It happens frequently when the purchase is made by the couple that was not yet married. In the Registry only appears as owner who intervened as buyer in the public deed of sale. In order for your partner to be included as a holder in the Registry, it will be necessary to transfer ownership of the property, such as donating half of it or selling an undivided share, being necessary in both cases to grant a public deed and pay the corresponding taxes.
And what happens with the mortgage? It depends.
If the couple does not marry or do so in separation of property after buying and before having paid the entire loan, the property owner will be the sole property owner of the dwelling. If the fees are being paid with funds from both, the non-owner will be paying a debt that does not correspond to him and can claim from the other what he paid. It can be compensated by awarding an undivided part of the house as payment in kind.
If they are married in marriages after the sale but still owing the mortgage loan, the solution is established by the Civil Code stating what will be the general rule and which is the exception.
As a general rule, the property purchased in installments by one of the spouses before the beginning of the conjugal partnership will have the character of privative, although all or part of the price is satisfied with community money. Now, the part paid with property is a credit that must be settled upon the dissolution of the community of acquisitions.
Exception when it comes to the habitual residence, which has been paid with money, part of the property and part of the property in which the property belongs proindiviso to the community of acquisitions and the spouse, with a private character, depending on their contribution to the acquisition.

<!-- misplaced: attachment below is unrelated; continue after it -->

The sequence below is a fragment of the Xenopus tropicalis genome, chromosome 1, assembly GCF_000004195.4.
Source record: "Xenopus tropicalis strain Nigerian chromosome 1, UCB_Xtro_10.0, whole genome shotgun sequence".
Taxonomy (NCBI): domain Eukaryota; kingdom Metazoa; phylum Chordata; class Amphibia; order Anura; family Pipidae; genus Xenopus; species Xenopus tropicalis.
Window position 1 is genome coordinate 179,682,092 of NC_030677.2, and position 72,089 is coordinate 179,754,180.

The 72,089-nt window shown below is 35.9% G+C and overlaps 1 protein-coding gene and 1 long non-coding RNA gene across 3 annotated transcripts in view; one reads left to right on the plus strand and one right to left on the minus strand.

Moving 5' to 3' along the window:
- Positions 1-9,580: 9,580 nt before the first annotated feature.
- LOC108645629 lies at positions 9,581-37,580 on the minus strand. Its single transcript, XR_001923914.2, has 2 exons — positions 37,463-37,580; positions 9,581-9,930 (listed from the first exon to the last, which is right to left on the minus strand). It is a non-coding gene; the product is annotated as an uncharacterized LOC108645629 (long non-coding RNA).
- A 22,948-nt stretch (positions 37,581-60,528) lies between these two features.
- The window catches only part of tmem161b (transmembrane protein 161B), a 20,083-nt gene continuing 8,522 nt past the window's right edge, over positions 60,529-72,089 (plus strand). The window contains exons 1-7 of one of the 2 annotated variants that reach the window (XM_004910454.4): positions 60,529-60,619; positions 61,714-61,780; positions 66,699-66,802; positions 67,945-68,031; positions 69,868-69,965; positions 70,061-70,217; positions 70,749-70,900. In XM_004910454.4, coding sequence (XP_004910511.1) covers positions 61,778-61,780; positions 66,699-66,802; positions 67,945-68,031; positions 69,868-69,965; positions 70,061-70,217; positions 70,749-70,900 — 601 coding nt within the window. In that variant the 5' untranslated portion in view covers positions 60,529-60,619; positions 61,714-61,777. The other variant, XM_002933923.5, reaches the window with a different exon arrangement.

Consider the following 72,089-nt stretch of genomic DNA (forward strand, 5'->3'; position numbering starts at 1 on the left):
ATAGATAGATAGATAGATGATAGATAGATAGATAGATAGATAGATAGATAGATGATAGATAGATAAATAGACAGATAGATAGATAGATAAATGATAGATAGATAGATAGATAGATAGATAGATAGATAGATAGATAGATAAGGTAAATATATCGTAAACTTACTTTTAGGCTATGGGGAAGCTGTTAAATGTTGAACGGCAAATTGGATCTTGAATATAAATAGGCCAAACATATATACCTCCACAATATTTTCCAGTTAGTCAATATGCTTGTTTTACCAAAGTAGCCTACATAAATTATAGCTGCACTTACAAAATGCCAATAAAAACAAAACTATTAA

If the couple was already married when the house is purchased, it will be a property even if only one of them formalizes the purchase before a Notary, if the buyer states so, or if he does not say anything about it, presumably. In both cases, it will be registered in the Registry only in the name of the person who has formalized the purchase, with a marital or presumptively marital property, requiring, therefore, the consent of both, a future sale of the property.
An exceptional assumption is that in which the purchase is made by one of the spouses providing private money for the payment of the entrance (from an inheritance) being in such a case the house in private proportion. However, if your destination is a habitual residence, the exposed rule would apply, otherwise the property acquired by one of the spouses for a constant deferred price will be owned by the partnership or privative according to the nature of the first disbursement, even though the remaining terms have been satisfied.